Americans love booze and love pot. What the long term effects on our society will be are unknown, but there will be effects.
Well, obviously. Everything has effects. Booze has been legal, as the respected Mr. Caurba points out, since 1933 – this time. It should be legal.
It’s not the place of government to protect us from ourselves.
It’s our place to make our own decisions. It’s our place to decide what’s good or bad for us. And the flip side of that is this: It’s likewise not the place of government to shelter us from the consequences of bad decisions. So, yes, pot should be legal, as booze is. And if people abuse it and screw up, it’s on them. If they screw up and hurt someone else, they face stern criminal penalties – their right to swing their fists ended at someone else’s nose, and they blew it.
It’s not complicated. Good policy shouldn’t be complicated.
I’ve seen this video a hundred times or so, and it still makes me go “Wow!” every time. Enjoy Faith Hill’s Breathe.
Brief update today, but this is worth the read: The Idleness Trap. Excerpt:
If you know someone among the long-term unemployed — a category that includes workers who have been jobless at least six months, but in many cases much longer — you understand what a frustrating and demoralizing experience it is, especially for midcareer professionals and managers in their 40s and beyond. There’s a drill. You polish your resume; you work your network; you apply for openings; you wait.
All the while, you try to maintain your enthusiasm and self-esteem. In a society that worships the work ethic and treats jobs as an indicator of social status, being without one is crushing for people who view themselves as responsible and productive workers.
It must be said that, from the perspective of potential employers, not hiring these workers can make sense.
Here’s the problem with unemployment/underemployement, which combined paint a dismal picture (labor force participation is at a Carter-era low) but the key problem isn’t necessarily tied to the employers themselves. The root cause is government which, at almost every level, is hostile to growth. Small business in particular is under the gun; overtaxed and over-regulated small business owners are increasingly going Galt.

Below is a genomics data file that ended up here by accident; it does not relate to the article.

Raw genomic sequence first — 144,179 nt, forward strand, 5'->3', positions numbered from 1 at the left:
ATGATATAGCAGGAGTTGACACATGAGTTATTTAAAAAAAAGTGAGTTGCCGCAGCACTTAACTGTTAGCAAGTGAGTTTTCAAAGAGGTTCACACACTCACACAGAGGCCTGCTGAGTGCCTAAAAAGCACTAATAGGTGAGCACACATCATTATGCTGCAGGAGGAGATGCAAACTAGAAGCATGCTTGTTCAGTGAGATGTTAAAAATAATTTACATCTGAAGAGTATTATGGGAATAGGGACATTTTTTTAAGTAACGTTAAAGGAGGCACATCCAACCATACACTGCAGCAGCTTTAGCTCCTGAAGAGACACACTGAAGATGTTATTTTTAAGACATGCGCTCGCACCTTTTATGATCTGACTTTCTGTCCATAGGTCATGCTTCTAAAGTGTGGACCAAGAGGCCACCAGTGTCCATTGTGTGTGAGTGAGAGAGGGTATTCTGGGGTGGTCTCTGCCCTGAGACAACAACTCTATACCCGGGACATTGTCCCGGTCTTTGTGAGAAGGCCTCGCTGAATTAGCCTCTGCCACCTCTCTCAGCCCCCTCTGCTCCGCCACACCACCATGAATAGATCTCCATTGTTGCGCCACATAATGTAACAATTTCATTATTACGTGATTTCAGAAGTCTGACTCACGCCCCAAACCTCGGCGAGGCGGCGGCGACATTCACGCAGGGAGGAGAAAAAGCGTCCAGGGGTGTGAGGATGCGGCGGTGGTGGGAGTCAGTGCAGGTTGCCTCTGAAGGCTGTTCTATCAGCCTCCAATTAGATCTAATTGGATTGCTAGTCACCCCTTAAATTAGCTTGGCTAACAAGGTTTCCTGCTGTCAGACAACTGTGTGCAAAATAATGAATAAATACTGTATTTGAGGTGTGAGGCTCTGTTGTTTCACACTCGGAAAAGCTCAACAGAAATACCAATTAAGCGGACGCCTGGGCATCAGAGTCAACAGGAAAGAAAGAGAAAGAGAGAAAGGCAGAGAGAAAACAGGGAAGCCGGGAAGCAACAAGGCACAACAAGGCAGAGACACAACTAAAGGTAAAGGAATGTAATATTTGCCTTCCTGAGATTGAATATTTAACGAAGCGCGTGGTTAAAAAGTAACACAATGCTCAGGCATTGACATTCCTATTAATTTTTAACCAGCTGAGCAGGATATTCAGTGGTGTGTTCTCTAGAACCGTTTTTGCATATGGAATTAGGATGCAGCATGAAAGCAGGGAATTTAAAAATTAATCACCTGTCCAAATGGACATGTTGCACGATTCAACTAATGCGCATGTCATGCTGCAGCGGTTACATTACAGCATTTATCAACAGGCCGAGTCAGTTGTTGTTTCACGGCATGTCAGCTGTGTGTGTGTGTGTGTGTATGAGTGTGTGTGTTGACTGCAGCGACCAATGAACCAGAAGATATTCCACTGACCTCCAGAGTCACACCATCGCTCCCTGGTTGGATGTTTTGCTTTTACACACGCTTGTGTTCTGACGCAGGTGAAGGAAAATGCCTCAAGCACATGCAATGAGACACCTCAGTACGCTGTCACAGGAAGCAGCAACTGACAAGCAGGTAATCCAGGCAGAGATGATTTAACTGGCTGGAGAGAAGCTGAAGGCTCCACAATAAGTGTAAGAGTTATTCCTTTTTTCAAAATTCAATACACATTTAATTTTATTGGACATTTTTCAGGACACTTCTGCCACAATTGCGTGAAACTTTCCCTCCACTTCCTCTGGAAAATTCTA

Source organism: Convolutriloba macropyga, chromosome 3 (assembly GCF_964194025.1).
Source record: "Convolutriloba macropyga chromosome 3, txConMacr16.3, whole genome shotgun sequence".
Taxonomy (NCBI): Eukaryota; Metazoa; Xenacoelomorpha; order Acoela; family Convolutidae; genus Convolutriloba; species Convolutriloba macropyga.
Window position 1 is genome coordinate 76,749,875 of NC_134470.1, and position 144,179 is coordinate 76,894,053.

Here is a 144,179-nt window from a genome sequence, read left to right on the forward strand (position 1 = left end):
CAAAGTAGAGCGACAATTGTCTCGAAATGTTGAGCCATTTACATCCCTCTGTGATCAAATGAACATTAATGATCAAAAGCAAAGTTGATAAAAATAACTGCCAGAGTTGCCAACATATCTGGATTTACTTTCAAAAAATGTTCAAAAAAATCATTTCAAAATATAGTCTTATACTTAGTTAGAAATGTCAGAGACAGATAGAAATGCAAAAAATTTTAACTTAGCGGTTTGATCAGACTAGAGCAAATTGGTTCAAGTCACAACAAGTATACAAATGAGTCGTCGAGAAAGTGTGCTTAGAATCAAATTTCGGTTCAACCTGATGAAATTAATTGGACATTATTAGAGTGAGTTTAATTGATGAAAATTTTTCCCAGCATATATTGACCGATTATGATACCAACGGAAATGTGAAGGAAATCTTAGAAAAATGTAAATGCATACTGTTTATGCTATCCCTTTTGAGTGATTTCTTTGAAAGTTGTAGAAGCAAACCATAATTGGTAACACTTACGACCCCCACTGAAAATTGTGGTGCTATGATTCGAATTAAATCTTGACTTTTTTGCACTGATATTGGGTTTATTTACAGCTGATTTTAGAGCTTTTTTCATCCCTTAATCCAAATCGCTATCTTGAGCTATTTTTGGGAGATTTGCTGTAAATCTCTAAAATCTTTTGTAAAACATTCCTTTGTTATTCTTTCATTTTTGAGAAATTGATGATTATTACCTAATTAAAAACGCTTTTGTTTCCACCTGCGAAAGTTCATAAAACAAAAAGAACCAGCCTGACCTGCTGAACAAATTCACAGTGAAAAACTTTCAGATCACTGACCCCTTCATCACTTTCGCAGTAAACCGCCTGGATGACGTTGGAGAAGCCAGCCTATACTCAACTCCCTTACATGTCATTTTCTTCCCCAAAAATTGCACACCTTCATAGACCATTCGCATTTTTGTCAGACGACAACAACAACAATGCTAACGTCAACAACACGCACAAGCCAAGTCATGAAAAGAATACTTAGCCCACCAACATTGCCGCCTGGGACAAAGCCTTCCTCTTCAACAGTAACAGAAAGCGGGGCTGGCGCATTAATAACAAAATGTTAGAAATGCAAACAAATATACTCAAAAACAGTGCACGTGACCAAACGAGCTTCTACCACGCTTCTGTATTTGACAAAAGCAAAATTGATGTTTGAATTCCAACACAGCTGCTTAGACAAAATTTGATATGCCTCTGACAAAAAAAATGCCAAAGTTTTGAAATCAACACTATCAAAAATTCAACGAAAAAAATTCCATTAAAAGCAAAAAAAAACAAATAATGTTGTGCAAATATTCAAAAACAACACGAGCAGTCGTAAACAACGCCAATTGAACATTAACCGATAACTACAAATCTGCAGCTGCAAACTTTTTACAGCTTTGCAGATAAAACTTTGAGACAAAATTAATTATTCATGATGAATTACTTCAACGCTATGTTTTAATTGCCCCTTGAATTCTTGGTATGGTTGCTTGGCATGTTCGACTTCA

And small business is the engine of economic growth and job growth. Small business is the goose that lays the golden eggs, and that goose is slowly being strangled.
It’s not about lazy workers, or stingy employers. It’s about overbearing government.
A long day yesterday finds yr. obdt. back in northern Indiana today, for a three-week stint. The traveling life is many things, but settled and boring aren’t among them.
I’ve always kind of liked San Francisco Chronicle columnist Deb Saunders, all the more so after a few years ago when I actually had an informative and pleasant email exchange with her on the topic of schools. Today we have this from her Bay Area keyboard: Government Can’t Say No. Excerpt:
The Social Security Disability Insurance program is in big trouble. In 2016, the program’s trust fund is expected to run out of money. When that happens, there will be “large across-the-board cuts for all beneficiaries,” warn James Lankford, the Republican chairman of the House subcommittee that oversees entitlements, and Jackie Speier, the subcommittee’s ranking Democrat. Those cuts will be painful for the “truly disabled,” whom the system originally was designed to serve.
Washington has a choice to make: provide for the truly disabled or the newly disabled.
Let’s be honest; Social Security as a whole is in big, deep, no-shit trouble, and nobody in Washington has the stones to try to fix it. But the disability program has been a problem for years due to massive overreach. And here’s the real money quote, in which Ms. Saunders nails the problem:
There’s such a huge backlog that the SSA has yet to review cases approved by infamous “red flag” judges Charles Bridges and David Daugherty. According to their regional chief, Bridges awarded benefits to nearly all the 2,000 claimants who came before him each year. Daugherty approved 99.7 percent of cases before him, to the benefit of 8,413 individuals. Estimated lifetime cost: $2.5 billion.
…The professor thinks the SSA should get rid of all 1,400 administrative law judges. “They are counterproductive. They introduce more errors than they eliminate,” Pierce told me. “They have absolutely no relevant training, no expertise, and they’re overruling people who have relevant training and expertise.” What’s more, he wrote for Cato in 2011, the $2 billion freed up by their removal could be used to “hire a large number of talented people to manage” important programs.